Snow in New Hampshire

For some Granite Staters, this will be welcome and exciting news. From the time skiing closes down usually every mid-March or later, depending on the snow totals for the season, all the way until the first impactful snowfall of the following season, avid skiiers, snowboarders, snowshoers, and the like count down the days (and temperatures) until they'll be able to strap on their equipment once again.

For others, who thrive and live their best lives their, as Zac Brown would put it, "toes in the water and toes in the sand," on Maine, New Hampshire, and Massachusetts beaches -- well, that loud shattering sound you may have heard this Wednesday afternoon, that was their hearts breaking.

Mount Washington Weather

They say Mount Washington is a world of its own with its own climate, and it proved true Wednesday. While many of us poured pumpkin spice everything to our faces for National Coffee Day, which also felt like the first actual day of fall so far this season, the Mountain skipped right over fall and welcomed in winter without much warning.

You may have noticed a few days ago, Mount Washington Observatory reported, for the first time since late June, seeing their first icing event.

And that may not be the last bit of snowfall seen this week. In fact, it may not even be the last bit of snowfall the summit sees Wednesday. According to the Mount Washington Observatory Higher Summit Forecast, possible snow showers were expected the night on the mountain through Thursday night, with anywhere from barely a trace to one inch of accumulation expected.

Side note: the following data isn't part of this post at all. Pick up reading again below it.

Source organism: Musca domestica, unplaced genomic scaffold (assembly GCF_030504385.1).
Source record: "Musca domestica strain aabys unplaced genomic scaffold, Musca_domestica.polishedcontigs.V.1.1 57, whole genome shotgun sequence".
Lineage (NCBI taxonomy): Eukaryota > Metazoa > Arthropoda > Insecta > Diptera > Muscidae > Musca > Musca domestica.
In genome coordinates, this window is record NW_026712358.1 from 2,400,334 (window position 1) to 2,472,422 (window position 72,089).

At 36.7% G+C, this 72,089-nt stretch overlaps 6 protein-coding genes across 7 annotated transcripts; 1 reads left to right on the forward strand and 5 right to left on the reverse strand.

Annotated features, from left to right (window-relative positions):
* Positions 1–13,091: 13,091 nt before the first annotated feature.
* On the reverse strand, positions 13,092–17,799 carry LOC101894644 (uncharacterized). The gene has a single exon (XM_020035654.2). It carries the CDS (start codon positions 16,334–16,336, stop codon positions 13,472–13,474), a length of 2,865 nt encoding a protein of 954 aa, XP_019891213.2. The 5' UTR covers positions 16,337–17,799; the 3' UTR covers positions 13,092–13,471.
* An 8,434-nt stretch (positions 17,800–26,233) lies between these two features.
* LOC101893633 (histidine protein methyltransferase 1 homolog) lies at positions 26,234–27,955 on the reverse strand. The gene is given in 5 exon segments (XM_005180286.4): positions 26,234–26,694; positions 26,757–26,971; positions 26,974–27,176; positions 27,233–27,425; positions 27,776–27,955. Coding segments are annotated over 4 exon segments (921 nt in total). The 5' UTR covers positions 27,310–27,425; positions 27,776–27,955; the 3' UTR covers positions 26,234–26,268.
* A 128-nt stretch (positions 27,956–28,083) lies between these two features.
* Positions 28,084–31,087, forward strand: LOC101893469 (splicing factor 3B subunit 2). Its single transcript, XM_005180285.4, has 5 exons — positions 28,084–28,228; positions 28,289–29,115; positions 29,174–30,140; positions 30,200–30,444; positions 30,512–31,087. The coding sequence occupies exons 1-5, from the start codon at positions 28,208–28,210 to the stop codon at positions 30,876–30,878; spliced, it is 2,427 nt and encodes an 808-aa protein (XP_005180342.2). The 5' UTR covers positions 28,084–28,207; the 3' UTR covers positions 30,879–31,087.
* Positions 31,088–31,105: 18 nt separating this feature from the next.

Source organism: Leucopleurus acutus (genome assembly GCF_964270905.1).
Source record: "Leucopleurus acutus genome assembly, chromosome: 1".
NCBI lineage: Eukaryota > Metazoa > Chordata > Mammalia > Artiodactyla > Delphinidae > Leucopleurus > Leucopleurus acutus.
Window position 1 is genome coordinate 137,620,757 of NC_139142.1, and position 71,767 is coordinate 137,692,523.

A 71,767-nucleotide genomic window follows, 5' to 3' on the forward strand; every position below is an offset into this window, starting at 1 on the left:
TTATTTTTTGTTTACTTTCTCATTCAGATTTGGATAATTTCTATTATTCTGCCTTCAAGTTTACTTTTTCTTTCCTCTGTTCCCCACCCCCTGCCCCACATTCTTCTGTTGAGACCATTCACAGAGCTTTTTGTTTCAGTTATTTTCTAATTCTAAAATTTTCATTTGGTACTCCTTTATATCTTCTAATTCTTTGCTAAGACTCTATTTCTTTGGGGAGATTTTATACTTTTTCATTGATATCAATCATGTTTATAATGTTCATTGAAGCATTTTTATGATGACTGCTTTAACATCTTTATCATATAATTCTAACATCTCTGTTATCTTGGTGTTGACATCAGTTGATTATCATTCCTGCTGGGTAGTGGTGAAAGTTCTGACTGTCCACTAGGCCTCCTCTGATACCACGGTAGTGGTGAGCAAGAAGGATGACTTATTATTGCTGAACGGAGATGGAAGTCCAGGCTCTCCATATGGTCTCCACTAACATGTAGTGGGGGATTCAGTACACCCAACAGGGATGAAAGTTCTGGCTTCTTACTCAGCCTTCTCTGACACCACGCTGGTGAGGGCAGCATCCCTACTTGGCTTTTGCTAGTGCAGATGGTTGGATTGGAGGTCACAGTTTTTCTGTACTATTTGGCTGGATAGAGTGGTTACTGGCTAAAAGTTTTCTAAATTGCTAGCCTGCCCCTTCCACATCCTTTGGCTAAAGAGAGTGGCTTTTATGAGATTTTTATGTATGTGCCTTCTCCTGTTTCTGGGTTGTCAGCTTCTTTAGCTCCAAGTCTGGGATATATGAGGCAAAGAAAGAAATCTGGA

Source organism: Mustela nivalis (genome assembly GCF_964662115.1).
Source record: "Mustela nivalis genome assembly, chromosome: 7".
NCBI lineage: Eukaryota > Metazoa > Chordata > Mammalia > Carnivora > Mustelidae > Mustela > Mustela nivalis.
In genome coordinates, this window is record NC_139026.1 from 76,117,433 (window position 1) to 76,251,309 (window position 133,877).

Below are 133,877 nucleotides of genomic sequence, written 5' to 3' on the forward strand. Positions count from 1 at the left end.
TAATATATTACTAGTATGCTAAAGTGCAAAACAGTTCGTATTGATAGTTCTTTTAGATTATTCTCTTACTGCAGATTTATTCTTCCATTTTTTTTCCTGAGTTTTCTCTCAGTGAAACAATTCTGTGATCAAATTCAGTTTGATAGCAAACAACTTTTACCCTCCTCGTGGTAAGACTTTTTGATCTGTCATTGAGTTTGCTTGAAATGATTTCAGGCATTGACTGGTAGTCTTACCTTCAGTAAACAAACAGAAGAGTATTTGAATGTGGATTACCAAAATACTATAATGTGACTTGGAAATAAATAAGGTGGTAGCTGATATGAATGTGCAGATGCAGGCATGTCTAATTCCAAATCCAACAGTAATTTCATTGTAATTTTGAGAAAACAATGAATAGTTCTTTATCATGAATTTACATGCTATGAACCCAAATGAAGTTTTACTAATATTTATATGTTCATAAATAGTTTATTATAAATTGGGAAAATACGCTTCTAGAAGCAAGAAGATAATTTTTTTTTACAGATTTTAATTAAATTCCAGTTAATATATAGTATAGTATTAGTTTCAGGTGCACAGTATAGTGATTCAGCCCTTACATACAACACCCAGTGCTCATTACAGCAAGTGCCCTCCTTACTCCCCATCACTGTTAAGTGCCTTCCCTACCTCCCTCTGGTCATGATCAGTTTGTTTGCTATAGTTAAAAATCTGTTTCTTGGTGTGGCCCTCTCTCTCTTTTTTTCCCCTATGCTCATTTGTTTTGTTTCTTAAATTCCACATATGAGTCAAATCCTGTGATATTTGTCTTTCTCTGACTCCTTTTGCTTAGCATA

Thankfully, back down at the base, the weather Thursday is expected to be the exact opposite of how it'll be 6,288-feet above sea level, with a mix of sun and clouds and highs in the upper-50s to low-60s. For fans of fall, cherish these next couple of months, because if the summit is any indication, it'll be over in a jumpin' jack flash. For snow bunnies, better start thinking about dusting off the equipment and giving it the ole fresh Clark Griswold wax job -- you may need it sooner than later.

It's Still Early, but Here Are 5 Ways to Prep for New England Winters Now So You’re Not Stuck Later

LOOK: The most expensive weather and climate disasters in recent decades

Stacker ranked the most expensive climate disasters by the billions since 1980 by the total cost of all damages, adjusted for inflation, based on 2021 data from the National Oceanic and Atmospheric Administration (NOAA). The list starts with Hurricane Sally, which caused $7.3 billion in damages in 2020, and ends with a devastating 2005 hurricane that caused $170 billion in damage and killed at least 1,833 people. Keep reading to discover the 50 of the most expensive climate disasters in recent decades in the U.S.

Do You Remember These 8 Crazy Maine Weather Events?

More From 97.5 WOKQ